vendredi 7 août 2015

Meals Ready to Eat: Expedition 44 Crew Members Sample Leafy Greens Grown on Space Station










ISS - Expedition 44 Mission patch.

Aug. 7, 2015

Fresh food grown in the microgravity environment of space officially is on the menu for the first time for NASA astronauts on the International Space Station. Expedition 44 crew members, including NASA's one-year astronaut Scott Kelly, are ready to sample the fruits of their labor after harvesting a crop of "Outredgeous" red romaine lettuce Monday, Aug. 10, from the Veggie plant growth system on the nation’s orbiting laboratory.

The astronauts will clean the leafy greens with citric acid-based, food safe sanitizing wipes before consuming them. They will eat half of the space bounty, setting aside the other half to be packaged and frozen on the station until it can be returned to Earth for scientific analysis.


Image above: Astronauts on the International Space Station are ready to sample their harvest of a crop of "Outredgeous" red romaine lettuce from the Veggie plant growth system that tests hardware for growing vegetables and other plants in space. Image Credit: NASA.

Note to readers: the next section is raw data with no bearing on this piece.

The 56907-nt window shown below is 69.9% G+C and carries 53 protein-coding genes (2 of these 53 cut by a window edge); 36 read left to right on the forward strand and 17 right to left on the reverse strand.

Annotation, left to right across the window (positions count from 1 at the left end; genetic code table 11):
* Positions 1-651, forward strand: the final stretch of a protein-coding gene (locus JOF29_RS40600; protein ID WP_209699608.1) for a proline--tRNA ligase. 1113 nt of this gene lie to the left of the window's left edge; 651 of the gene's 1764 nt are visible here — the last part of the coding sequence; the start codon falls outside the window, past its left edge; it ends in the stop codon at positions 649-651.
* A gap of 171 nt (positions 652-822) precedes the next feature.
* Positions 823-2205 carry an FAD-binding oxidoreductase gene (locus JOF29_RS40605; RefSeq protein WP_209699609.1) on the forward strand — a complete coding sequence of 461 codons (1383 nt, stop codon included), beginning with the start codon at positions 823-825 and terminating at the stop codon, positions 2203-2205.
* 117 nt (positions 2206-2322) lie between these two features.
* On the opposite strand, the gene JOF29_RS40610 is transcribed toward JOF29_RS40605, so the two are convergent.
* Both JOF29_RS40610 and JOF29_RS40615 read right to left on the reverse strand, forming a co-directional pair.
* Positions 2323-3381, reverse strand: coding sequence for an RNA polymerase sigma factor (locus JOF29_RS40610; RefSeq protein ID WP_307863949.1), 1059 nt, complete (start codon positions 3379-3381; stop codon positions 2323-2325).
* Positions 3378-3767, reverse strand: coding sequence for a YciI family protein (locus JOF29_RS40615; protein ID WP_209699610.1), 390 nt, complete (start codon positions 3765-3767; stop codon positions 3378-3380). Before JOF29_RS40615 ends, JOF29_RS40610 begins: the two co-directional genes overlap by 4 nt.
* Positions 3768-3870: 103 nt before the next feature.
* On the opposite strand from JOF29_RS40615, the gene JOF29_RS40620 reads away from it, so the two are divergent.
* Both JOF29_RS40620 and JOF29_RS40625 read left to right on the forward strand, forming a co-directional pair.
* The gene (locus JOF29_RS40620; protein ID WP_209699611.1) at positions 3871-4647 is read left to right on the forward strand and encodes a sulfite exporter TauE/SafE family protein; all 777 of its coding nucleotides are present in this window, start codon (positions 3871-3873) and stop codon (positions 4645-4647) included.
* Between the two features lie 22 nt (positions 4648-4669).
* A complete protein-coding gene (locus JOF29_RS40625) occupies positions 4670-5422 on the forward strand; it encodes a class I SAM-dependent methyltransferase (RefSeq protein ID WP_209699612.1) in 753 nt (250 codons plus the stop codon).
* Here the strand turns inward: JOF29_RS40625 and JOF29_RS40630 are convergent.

NASA's plant experiment, called Veg-01, is being used to study the in-orbit function and performance of the plant growth facility and its rooting "pillows," which contain the seeds.

NASA is maturing Veggie technology aboard the space station to provide future pioneers with a sustainable food supplement – a critical part of NASA’s Journey to Mars. As NASA moves toward long-duration exploration missions farther into the solar system, Veggie will be a resource for crew food growth and consumption. It also could be used by astronauts for recreational gardening activities during deep space missions.

The first pillows were activated, watered and cared for by Expedition 39 flight engineer Steve Swanson in May 2014. After 33 days of growth, the plants were harvested and returned to Earth in October 2014. At NASA’s Kennedy Space Center in Florida, the plants underwent food safety analysis. The second Veg-01 plant pillows were activated by Kelly on July 8 and grew again for 33 days before being harvested. The seeds had been on the station for 15 months before being activated.

The Veggie system was developed by Orbital Technologies Corp. (ORBITEC) in Madison, Wisconsin, and tested at Kennedy before flight. Veggie, along with two sets of pillows containing the romaine seeds and one set of zinnias, was delivered to the station on the third cargo resupply mission by SpaceX in April 2014.


Image above: NASA plans to grow food on future spacecraft and on other planets as a food supplement for astronauts. Fresh food, such as vegetables, provide essential vitamins and nutrients that will help enable sustainable deep space pioneering. Image Credit: NASA.